Before his enlistment, Jin had requested fans not to come to the boot camp to say farewell. It was because of a K-pop fan tradition event for sending off their artists to their mandatory military service. Normally, hundreds of fans would gather at the gate of an army boot camp to shake hands and take selfies.
On November 24, the artist encouraged fans to not come over to the boot camp through an online fan community message, 27 days after a deadly stampede that took the lives of 159 people in Itaewon, a party district near central Seoul, during a Halloween street festival on October 29. Despite Jin's sincere requests, there were some 10 fans who stood alongside dozens of reporters with cameras and mics. With their nose red in the sub-zero temperature, they wiped tears from their eyes as they watched Jin's black van glide into the boot camp gates.
Jin will receive five weeks of training for his service at the infantry division known for tough training and freezing weather in winter. The boot camp is located in Yeoncheon some 59.5 kilometers (37 miles) north of Seoul. After completing his basic training, Jin will receive his military occupational specialty before being assigned to his unit.
The singer shocked global fans with a sudden decision to fulfill the mandatory military service, ending a wave of social discussions on whether BTS members should be exempted from military service. All able-bodied males who are 18 and older must serve their mandatory military service unless they have a valid reason for exemption. Jin had been allowed to postpone his enlistment until the age of 30, which is the end of 2022.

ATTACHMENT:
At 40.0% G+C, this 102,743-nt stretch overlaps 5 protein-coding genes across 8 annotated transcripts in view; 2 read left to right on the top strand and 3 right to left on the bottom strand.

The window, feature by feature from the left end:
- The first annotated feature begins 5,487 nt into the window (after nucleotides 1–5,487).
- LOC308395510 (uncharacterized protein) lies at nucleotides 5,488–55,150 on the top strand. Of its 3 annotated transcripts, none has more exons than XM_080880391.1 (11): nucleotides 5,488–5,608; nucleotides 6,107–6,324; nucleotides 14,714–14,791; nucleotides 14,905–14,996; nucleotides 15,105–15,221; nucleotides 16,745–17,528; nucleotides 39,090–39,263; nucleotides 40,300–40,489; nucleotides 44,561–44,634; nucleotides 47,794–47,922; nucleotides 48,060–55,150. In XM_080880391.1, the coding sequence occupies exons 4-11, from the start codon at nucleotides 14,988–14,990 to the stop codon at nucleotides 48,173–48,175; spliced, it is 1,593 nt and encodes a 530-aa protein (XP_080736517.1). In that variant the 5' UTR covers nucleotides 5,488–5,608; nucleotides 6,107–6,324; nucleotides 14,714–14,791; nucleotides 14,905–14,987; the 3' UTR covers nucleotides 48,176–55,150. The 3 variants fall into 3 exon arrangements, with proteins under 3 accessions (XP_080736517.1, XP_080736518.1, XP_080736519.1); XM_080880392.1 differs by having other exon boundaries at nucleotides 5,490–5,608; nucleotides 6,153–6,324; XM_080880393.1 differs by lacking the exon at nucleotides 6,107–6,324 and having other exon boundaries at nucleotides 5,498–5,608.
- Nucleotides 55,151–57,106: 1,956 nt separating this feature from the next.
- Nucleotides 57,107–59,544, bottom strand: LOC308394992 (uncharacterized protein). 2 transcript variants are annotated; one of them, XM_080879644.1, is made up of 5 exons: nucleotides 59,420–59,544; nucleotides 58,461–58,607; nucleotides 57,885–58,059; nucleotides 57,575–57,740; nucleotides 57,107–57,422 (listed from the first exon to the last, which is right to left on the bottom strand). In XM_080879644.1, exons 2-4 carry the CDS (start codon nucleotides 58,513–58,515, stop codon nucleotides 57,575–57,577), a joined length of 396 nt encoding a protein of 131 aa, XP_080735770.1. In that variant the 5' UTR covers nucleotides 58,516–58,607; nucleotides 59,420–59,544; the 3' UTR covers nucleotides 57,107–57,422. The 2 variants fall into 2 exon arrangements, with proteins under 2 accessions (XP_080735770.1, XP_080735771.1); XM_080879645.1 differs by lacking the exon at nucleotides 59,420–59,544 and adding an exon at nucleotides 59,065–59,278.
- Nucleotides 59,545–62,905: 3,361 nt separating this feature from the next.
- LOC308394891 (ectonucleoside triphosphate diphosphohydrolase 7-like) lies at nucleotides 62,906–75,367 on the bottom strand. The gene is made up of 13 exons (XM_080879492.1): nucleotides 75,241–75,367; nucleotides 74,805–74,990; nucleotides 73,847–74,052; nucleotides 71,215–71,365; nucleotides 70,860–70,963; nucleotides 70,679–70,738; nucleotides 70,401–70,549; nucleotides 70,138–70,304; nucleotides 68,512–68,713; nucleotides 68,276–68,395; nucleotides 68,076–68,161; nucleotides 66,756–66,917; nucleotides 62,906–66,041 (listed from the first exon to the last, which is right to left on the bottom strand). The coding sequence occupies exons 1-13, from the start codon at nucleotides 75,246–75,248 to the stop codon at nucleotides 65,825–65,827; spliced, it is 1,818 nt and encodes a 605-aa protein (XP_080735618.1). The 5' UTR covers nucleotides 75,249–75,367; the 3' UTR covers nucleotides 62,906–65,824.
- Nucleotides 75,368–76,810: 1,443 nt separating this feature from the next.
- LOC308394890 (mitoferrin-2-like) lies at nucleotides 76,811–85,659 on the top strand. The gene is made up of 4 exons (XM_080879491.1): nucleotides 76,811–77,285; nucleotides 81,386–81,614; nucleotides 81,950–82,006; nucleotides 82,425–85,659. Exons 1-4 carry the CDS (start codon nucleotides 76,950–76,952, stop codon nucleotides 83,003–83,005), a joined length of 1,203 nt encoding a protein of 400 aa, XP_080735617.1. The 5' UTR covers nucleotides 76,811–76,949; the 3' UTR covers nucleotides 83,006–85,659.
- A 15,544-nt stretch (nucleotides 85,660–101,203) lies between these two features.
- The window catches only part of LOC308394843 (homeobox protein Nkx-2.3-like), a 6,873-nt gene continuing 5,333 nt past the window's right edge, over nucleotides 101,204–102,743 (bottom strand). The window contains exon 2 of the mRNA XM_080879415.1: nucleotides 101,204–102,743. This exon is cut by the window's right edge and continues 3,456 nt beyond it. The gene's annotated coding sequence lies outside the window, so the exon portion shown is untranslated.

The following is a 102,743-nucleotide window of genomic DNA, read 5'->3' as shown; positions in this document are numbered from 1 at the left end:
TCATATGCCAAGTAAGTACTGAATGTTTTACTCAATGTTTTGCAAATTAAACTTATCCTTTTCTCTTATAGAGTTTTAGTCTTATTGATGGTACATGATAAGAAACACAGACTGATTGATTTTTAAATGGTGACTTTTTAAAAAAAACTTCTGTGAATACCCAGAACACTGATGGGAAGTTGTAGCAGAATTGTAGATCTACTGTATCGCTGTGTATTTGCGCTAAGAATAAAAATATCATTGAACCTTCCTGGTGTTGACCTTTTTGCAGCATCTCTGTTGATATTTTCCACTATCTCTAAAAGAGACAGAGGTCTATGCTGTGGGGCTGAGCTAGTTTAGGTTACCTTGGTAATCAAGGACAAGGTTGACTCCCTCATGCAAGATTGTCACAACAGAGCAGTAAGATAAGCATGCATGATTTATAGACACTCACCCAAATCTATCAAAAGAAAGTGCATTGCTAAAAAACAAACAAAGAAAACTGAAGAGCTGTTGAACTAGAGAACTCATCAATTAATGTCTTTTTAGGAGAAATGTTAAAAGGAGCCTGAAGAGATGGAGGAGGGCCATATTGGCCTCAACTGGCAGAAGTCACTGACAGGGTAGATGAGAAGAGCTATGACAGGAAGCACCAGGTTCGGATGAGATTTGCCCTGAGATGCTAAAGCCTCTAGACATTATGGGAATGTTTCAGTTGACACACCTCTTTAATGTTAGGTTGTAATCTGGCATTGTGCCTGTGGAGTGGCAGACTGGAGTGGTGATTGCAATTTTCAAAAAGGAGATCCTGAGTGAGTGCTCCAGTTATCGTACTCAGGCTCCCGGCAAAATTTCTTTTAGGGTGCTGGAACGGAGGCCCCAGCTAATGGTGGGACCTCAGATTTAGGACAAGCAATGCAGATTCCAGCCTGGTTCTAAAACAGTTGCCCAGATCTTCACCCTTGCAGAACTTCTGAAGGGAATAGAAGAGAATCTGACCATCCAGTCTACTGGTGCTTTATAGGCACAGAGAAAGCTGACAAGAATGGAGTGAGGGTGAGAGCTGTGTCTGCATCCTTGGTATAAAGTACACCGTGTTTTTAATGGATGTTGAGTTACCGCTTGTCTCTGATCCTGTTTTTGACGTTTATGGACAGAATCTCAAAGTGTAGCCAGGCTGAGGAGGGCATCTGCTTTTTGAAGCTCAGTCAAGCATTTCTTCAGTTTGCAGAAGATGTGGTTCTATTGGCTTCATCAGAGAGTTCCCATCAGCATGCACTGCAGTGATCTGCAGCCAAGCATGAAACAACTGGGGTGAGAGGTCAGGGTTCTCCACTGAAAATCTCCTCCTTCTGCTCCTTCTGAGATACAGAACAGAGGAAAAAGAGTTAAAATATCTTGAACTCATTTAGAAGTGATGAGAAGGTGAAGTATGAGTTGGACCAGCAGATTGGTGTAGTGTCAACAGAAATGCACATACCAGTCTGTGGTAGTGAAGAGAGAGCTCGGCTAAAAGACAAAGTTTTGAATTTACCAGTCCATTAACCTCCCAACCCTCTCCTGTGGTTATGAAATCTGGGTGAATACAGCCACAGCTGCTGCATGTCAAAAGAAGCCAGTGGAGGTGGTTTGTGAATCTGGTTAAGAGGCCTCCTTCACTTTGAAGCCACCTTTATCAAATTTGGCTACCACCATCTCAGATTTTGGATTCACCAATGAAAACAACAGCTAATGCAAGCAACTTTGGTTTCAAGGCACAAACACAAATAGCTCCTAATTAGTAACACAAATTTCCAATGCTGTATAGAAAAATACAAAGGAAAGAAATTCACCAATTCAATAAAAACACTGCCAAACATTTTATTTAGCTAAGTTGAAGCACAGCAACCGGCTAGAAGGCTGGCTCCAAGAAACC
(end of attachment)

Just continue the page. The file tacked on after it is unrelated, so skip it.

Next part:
During his 18-month service, Jin will be allowed to participate in limited group activities with other BTS members such as concerts outside barracks if top commanders make an exceptional judgment that their reunion will promote national interest. Starting with Jin, all BTS members will fulfill their service in South Korea which is still technically at war with North Korea.
Evading military service can significantly damage a male artist's reputation. Steve Yoo, a Korean-born American singer, had gained popularity for his outstanding dancing style and sporty image until he acquired U.S. citizenship in 2002. He has been banned from entering South Korea for widespread criticism that he changed nationality to dodge military conscription.
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